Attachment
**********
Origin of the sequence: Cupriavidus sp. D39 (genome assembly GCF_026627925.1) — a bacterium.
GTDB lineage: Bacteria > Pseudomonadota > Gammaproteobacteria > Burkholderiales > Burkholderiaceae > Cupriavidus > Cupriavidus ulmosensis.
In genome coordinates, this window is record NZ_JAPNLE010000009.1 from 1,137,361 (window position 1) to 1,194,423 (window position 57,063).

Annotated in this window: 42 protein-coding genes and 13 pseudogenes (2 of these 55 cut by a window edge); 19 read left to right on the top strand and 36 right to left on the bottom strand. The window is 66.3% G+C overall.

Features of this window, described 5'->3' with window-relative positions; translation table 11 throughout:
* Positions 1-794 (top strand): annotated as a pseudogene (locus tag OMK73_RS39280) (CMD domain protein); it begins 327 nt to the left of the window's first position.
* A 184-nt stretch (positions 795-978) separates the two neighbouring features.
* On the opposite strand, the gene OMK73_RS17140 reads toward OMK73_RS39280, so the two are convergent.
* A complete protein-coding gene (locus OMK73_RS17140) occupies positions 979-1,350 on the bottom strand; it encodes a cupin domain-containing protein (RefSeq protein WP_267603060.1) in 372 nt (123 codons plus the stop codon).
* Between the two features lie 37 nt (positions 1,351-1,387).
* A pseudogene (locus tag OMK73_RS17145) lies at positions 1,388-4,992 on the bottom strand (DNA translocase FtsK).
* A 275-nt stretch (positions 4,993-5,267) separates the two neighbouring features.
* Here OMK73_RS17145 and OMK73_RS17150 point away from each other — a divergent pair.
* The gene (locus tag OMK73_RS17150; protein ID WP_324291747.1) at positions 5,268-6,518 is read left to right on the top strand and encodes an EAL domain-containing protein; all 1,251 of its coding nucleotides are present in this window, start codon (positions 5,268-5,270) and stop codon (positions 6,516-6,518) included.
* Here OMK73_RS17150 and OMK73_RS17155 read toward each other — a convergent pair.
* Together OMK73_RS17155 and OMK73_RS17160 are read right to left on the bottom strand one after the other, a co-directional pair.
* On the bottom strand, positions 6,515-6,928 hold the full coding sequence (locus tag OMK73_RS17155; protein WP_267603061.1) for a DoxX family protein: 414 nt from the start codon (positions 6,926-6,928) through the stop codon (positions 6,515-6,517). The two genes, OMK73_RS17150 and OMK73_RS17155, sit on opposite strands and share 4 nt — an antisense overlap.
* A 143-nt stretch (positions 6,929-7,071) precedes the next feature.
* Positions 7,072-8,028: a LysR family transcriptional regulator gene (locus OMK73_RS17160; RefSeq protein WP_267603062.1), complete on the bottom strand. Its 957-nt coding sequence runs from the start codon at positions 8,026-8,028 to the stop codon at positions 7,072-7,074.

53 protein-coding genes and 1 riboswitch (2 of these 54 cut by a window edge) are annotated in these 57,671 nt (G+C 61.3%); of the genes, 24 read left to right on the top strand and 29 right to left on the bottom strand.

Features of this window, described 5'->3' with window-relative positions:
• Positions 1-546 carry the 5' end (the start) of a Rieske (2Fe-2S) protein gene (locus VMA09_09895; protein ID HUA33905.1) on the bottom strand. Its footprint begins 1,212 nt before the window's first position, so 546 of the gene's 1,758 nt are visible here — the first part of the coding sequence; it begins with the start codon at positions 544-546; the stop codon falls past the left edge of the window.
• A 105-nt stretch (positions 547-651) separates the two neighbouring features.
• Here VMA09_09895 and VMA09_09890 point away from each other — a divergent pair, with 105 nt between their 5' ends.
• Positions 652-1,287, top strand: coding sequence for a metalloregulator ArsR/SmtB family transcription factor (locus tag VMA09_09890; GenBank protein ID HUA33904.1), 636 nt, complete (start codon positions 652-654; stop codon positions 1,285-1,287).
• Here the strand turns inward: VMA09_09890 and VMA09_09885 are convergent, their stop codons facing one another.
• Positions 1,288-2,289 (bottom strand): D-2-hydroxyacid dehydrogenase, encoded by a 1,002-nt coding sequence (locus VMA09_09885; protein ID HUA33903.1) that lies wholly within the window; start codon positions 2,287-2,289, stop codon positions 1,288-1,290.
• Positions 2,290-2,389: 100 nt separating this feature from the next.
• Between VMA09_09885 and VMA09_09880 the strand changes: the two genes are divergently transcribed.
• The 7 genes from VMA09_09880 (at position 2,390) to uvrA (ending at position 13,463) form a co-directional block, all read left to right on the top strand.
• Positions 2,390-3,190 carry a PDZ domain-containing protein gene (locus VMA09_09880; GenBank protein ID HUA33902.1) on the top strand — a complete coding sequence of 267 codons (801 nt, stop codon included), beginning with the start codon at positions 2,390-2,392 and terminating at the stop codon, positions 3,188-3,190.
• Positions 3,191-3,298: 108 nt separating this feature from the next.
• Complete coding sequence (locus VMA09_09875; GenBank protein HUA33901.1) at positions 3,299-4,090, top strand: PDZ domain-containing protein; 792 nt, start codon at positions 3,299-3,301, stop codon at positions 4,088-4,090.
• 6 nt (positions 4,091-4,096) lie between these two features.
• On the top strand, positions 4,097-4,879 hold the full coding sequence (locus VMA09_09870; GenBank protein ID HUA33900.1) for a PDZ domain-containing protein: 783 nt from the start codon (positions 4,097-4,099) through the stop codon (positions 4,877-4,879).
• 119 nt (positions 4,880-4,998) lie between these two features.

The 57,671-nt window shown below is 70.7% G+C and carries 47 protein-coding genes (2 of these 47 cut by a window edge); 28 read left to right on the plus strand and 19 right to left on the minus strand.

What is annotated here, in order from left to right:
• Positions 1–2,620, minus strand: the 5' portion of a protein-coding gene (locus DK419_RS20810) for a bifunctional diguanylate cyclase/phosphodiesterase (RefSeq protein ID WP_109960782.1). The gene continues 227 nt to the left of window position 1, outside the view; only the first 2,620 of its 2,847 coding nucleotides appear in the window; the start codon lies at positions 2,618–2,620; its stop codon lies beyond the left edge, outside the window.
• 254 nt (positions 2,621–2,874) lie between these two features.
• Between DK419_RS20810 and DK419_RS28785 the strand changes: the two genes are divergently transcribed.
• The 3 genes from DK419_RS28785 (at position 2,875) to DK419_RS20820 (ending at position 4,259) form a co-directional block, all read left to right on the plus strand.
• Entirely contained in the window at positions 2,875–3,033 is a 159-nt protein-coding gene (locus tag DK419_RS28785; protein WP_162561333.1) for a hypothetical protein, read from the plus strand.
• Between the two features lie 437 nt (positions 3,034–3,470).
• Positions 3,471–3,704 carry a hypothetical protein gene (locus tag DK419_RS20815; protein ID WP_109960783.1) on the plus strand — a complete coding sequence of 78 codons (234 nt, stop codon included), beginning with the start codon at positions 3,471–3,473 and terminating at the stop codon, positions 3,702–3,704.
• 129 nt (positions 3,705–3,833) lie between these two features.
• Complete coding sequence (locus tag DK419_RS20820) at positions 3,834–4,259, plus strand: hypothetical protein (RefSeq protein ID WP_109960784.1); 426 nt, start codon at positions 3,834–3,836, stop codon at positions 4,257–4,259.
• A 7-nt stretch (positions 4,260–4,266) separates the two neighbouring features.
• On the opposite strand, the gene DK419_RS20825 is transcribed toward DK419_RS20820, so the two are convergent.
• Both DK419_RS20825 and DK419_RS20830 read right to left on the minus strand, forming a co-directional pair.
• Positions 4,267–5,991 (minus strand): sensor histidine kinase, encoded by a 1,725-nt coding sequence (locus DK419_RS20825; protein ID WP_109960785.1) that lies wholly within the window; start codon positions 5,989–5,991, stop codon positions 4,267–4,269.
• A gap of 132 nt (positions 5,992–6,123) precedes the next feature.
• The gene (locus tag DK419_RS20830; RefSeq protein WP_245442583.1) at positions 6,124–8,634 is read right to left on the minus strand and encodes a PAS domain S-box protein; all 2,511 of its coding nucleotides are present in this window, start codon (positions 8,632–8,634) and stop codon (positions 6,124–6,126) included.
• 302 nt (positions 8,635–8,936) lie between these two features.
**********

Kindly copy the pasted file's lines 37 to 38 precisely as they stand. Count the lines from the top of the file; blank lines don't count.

The 57,671-nt window shown below is 70.7% G+C and carries 47 protein-coding genes (2 of these 47 cut by a window edge); 28 read left to right on the plus strand and 19 right to left on the minus strand.

What is annotated here, in order from left to right: